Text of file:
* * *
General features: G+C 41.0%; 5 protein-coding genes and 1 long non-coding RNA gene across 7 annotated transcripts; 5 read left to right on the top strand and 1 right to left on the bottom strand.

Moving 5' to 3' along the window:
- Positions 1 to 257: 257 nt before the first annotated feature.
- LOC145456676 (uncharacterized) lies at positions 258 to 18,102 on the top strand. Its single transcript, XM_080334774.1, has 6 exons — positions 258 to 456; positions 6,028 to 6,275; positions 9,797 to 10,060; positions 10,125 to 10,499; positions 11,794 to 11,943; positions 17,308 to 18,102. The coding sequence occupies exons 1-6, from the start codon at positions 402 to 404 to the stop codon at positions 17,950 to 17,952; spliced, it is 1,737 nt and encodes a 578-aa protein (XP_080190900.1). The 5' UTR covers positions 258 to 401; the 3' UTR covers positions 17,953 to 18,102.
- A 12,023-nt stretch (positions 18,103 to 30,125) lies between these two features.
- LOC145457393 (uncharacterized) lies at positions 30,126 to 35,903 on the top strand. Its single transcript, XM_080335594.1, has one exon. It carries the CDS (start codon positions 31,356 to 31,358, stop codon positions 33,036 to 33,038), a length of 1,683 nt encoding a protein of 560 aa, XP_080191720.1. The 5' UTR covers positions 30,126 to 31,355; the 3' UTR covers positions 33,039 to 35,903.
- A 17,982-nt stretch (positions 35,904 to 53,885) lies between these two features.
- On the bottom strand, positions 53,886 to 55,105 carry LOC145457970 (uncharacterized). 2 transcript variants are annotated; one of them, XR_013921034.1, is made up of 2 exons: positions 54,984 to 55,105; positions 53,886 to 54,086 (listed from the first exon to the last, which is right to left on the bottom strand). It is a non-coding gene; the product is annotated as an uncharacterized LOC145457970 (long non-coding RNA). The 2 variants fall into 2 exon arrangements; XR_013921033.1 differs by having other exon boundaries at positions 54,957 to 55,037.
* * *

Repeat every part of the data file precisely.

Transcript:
General features: G+C 41.0%; 5 protein-coding genes and 1 long non-coding RNA gene across 7 annotated transcripts; 5 read left to right on the top strand and 1 right to left on the bottom strand.

Moving 5' to 3' along the window:
- Positions 1 to 257: 257 nt before the first annotated feature.
- LOC145456676 (uncharacterized) lies at positions 258 to 18,102 on the top strand. Its single transcript, XM_080334774.1, has 6 exons — positions 258 to 456; positions 6,028 to 6,275; positions 9,797 to 10,060; positions 10,125 to 10,499; positions 11,794 to 11,943; positions 17,308 to 18,102. The coding sequence occupies exons 1-6, from the start codon at positions 402 to 404 to the stop codon at positions 17,950 to 17,952; spliced, it is 1,737 nt and encodes a 578-aa protein (XP_080190900.1). The 5' UTR covers positions 258 to 401; the 3' UTR covers positions 17,953 to 18,102.
- A 12,023-nt stretch (positions 18,103 to 30,125) lies between these two features.
- LOC145457393 (uncharacterized) lies at positions 30,126 to 35,903 on the top strand. Its single transcript, XM_080335594.1, has one exon. It carries the CDS (start codon positions 31,356 to 31,358, stop codon positions 33,036 to 33,038), a length of 1,683 nt encoding a protein of 560 aa, XP_080191720.1. The 5' UTR covers positions 30,126 to 31,355; the 3' UTR covers positions 33,039 to 35,903.
- A 17,982-nt stretch (positions 35,904 to 53,885) lies between these two features.
- On the bottom strand, positions 53,886 to 55,105 carry LOC145457970 (uncharacterized). 2 transcript variants are annotated; one of them, XR_013921034.1, is made up of 2 exons: positions 54,984 to 55,105; positions 53,886 to 54,086 (listed from the first exon to the last, which is right to left on the bottom strand). It is a non-coding gene; the product is annotated as an uncharacterized LOC145457970 (long non-coding RNA). The 2 variants fall into 2 exon arrangements; XR_013921033.1 differs by having other exon boundaries at positions 54,957 to 55,037.